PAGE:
Then God sends an “evil spirit” to King Saul, which stirs up problems between him and David, who God has chosen in his place to be king.

1 Samuel 16:14
14 Now the Spirit of the LORD departed from Saul, and an evil spirit from the LORD tormented him.

Here’s another example of God sending an “evil spirit” upon Saul.

1 Samuel 18:10-11
10 And on the morrow an evil spirit from God rushed upon Saul, and he raved within his house, while David was playing the lyre, as he did day by day. Saul had his spear in his hand; 11 and Saul cast the spear, for he thought, “I will pin David to the wall.” But David evaded him twice.

The same thing happened to Judas. He wasn’t betraying Jesus because he wanted to –he was made to do it by forces beyond his control. Satan, the very definition of an “evil spirit”, entered him.

Luke 22:1-6
Now the feast of Unleavened Bread drew near, which is called the Passover. 2 And the chief priests and the scribes were seeking how to put him to death; for they feared the people. 3 Then Satan entered into Judas called Iscariot, who was of the number of the twelve;4 he went away and conferred with the chief priests and officers how he might betray him to them. 5 And they were glad, and engaged to give him money. 6 So he agreed, and sought an opportunity to betray him to them in the absence of the multitude.

Here’s another take on the same scene.

John 13:21-27
21 When Jesus had thus spoken, he was troubled in spirit, and testified, “Truly, truly, I say to you, one of you will betray me.” 22 The disciples looked at one another, uncertain of whom he spoke. 23 One of his disciples, whom Jesus loved, was lying close to the breast of Jesus; 24 so Simon Peter beckoned to him and said, “Tell us who it is of whom he speaks.” 25 So lying thus, close to the breast of Jesus, he said to him, “Lord, who is it?” 26 Jesus answered, “It is he to whom I shall give this morsel when I have dipped it.” So when he had dipped the morsel, he gave it to Judas, the son of Simon Iscariot.27 Then after the morsel, Satan entered into him. Jesus said to him, “What you are going to do, do quickly.”

So what’s going on? This is pretty wild. God isn’t what we thought. What does this say about God and the nature of God?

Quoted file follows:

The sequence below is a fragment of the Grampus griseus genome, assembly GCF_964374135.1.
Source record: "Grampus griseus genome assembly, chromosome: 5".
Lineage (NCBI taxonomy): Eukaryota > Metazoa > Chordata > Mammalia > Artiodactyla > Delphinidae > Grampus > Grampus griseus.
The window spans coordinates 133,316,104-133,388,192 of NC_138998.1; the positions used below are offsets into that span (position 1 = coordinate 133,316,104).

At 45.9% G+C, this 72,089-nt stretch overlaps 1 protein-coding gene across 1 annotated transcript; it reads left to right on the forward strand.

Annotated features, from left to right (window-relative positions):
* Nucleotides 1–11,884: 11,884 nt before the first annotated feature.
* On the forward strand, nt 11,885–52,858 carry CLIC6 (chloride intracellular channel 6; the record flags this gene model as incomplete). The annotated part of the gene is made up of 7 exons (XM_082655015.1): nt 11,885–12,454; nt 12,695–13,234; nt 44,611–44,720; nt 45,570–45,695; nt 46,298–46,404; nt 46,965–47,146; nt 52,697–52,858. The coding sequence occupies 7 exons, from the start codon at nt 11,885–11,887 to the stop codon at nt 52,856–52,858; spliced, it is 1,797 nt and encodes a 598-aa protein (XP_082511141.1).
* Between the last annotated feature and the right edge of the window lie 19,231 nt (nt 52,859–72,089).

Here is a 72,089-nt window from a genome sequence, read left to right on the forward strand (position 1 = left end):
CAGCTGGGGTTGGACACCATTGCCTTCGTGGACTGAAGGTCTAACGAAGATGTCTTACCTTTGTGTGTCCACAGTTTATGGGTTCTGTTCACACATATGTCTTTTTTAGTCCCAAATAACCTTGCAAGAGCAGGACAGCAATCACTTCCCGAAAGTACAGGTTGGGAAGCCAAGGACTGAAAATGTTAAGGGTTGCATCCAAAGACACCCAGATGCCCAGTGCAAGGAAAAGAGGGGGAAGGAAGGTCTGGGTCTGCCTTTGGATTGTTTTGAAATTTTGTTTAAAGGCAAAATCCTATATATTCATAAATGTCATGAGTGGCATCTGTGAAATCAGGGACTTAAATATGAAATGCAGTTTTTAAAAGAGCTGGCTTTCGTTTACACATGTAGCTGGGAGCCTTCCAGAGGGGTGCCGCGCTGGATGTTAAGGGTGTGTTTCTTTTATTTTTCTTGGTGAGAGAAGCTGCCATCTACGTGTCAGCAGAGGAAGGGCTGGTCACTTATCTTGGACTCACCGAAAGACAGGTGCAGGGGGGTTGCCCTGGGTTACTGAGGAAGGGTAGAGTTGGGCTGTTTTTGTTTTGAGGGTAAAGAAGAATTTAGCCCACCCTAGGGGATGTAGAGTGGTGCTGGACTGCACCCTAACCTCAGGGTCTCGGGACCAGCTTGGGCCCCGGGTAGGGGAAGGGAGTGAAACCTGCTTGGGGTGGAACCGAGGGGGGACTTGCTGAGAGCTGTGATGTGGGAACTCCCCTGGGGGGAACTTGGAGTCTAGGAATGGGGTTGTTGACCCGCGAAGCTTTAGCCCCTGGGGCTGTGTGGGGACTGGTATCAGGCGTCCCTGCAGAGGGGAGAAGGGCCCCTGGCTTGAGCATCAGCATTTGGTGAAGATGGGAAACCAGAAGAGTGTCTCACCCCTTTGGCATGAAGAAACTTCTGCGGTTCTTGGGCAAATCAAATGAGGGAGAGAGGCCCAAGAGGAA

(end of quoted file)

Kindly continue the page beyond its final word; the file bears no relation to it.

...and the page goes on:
Are we willing to let God use us like this? This is some hard stuff – wars being waged, innocent people being attacked and killed. All because God makes it happen by sending an “evil spirit”. God is in control of evil spirits? God is in control of everything.

What does this say about “free will”? It is out of the window. These people didn’t decide to be angry or crazy or start wars or betray a friend.

What does this say about bad times, about wars, about people attacking innocent people? David and Jesus were both innocent. They didn’t deserve to be attacked. They’d done nothing wrong.

Perhaps that is it. We need to trust that everything is part of a plan that we can’t see. The more we fight against it, the harder it is for us.

Maybe that terrorist, that road-rager, that narcissistic manager, that abusive parent is part of the plan. Maybe an “evil spirit” entered into them. Who knows? We can’t know. That is part of the problem. We want to see the whole picture, and we can’t. We don’t have the capacity for it.

God says that God is the Alpha and the Omega – the beginning and the end at the same time. We can’t comprehend that. It is like trying to play a DVD on a record player. Our technology, the human brain, lacks the capacity to process things like God does.

(All Bible quotes are RSV.)


We have meeting halls for veterans of foreign wars. But I’m a little weird – I hear the opposite sometimes. Why are there no halls for veterans of local wars? And why are there no meeting halls to honor peacemakers? Surely those people who have dedicated their time to ensure peace are important. Surely they need places to meet to pass on their knowledge to the next generation.